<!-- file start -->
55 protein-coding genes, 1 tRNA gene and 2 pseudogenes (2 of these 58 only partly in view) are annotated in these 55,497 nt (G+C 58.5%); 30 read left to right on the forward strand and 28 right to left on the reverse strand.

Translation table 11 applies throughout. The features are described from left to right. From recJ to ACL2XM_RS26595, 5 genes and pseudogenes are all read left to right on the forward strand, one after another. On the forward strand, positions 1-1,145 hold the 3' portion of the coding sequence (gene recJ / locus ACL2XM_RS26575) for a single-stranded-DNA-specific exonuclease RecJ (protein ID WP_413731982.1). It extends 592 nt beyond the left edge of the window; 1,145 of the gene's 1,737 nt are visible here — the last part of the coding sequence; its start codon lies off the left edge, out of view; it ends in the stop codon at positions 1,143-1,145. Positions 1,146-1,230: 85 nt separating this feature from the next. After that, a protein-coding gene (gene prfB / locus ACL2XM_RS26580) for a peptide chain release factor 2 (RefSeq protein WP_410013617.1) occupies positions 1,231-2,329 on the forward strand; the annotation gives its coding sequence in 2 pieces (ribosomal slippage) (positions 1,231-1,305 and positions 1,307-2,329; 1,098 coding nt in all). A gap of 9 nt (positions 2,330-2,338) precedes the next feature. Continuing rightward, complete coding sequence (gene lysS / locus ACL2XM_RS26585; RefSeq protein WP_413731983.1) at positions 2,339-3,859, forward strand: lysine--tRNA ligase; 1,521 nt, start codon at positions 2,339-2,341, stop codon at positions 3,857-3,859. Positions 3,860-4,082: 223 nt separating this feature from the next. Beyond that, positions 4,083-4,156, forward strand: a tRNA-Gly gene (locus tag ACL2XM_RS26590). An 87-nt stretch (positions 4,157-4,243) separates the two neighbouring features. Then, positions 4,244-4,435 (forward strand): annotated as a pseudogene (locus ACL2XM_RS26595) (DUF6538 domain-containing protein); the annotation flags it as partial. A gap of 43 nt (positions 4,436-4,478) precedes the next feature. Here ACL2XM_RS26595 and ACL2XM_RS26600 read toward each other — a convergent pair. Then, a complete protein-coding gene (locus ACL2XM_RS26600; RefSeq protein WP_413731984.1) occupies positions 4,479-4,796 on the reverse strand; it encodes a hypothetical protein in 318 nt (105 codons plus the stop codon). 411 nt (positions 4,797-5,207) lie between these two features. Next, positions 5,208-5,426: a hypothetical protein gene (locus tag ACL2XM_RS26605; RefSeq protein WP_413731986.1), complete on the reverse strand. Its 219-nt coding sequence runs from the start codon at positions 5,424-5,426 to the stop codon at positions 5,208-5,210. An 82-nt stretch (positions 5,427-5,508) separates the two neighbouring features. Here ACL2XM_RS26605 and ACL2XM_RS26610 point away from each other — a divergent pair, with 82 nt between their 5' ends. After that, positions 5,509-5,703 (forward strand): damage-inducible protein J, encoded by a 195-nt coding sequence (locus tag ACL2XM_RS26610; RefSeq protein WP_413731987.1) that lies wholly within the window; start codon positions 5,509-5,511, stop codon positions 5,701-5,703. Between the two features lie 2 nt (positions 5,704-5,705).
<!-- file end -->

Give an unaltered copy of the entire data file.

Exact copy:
55 protein-coding genes, 1 tRNA gene and 2 pseudogenes (2 of these 58 only partly in view) are annotated in these 55,497 nt (G+C 58.5%); 30 read left to right on the forward strand and 28 right to left on the reverse strand.

Translation table 11 applies throughout. The features are described from left to right. From recJ to ACL2XM_RS26595, 5 genes and pseudogenes are all read left to right on the forward strand, one after another. On the forward strand, positions 1-1,145 hold the 3' portion of the coding sequence (gene recJ / locus ACL2XM_RS26575) for a single-stranded-DNA-specific exonuclease RecJ (protein ID WP_413731982.1). It extends 592 nt beyond the left edge of the window; 1,145 of the gene's 1,737 nt are visible here — the last part of the coding sequence; its start codon lies off the left edge, out of view; it ends in the stop codon at positions 1,143-1,145. Positions 1,146-1,230: 85 nt separating this feature from the next. After that, a protein-coding gene (gene prfB / locus ACL2XM_RS26580) for a peptide chain release factor 2 (RefSeq protein WP_410013617.1) occupies positions 1,231-2,329 on the forward strand; the annotation gives its coding sequence in 2 pieces (ribosomal slippage) (positions 1,231-1,305 and positions 1,307-2,329; 1,098 coding nt in all). A gap of 9 nt (positions 2,330-2,338) precedes the next feature. Continuing rightward, complete coding sequence (gene lysS / locus ACL2XM_RS26585; RefSeq protein WP_413731983.1) at positions 2,339-3,859, forward strand: lysine--tRNA ligase; 1,521 nt, start codon at positions 2,339-2,341, stop codon at positions 3,857-3,859. Positions 3,860-4,082: 223 nt separating this feature from the next. Beyond that, positions 4,083-4,156, forward strand: a tRNA-Gly gene (locus tag ACL2XM_RS26590). An 87-nt stretch (positions 4,157-4,243) separates the two neighbouring features. Then, positions 4,244-4,435 (forward strand): annotated as a pseudogene (locus ACL2XM_RS26595) (DUF6538 domain-containing protein); the annotation flags it as partial. A gap of 43 nt (positions 4,436-4,478) precedes the next feature. Here ACL2XM_RS26595 and ACL2XM_RS26600 read toward each other — a convergent pair. Then, a complete protein-coding gene (locus ACL2XM_RS26600; RefSeq protein WP_413731984.1) occupies positions 4,479-4,796 on the reverse strand; it encodes a hypothetical protein in 318 nt (105 codons plus the stop codon). 411 nt (positions 4,797-5,207) lie between these two features. Next, positions 5,208-5,426: a hypothetical protein gene (locus tag ACL2XM_RS26605; RefSeq protein WP_413731986.1), complete on the reverse strand. Its 219-nt coding sequence runs from the start codon at positions 5,424-5,426 to the stop codon at positions 5,208-5,210. An 82-nt stretch (positions 5,427-5,508) separates the two neighbouring features. Here ACL2XM_RS26605 and ACL2XM_RS26610 point away from each other — a divergent pair, with 82 nt between their 5' ends. After that, positions 5,509-5,703 (forward strand): damage-inducible protein J, encoded by a 195-nt coding sequence (locus tag ACL2XM_RS26610; RefSeq protein WP_413731987.1) that lies wholly within the window; start codon positions 5,509-5,511, stop codon positions 5,701-5,703. Between the two features lie 2 nt (positions 5,704-5,705).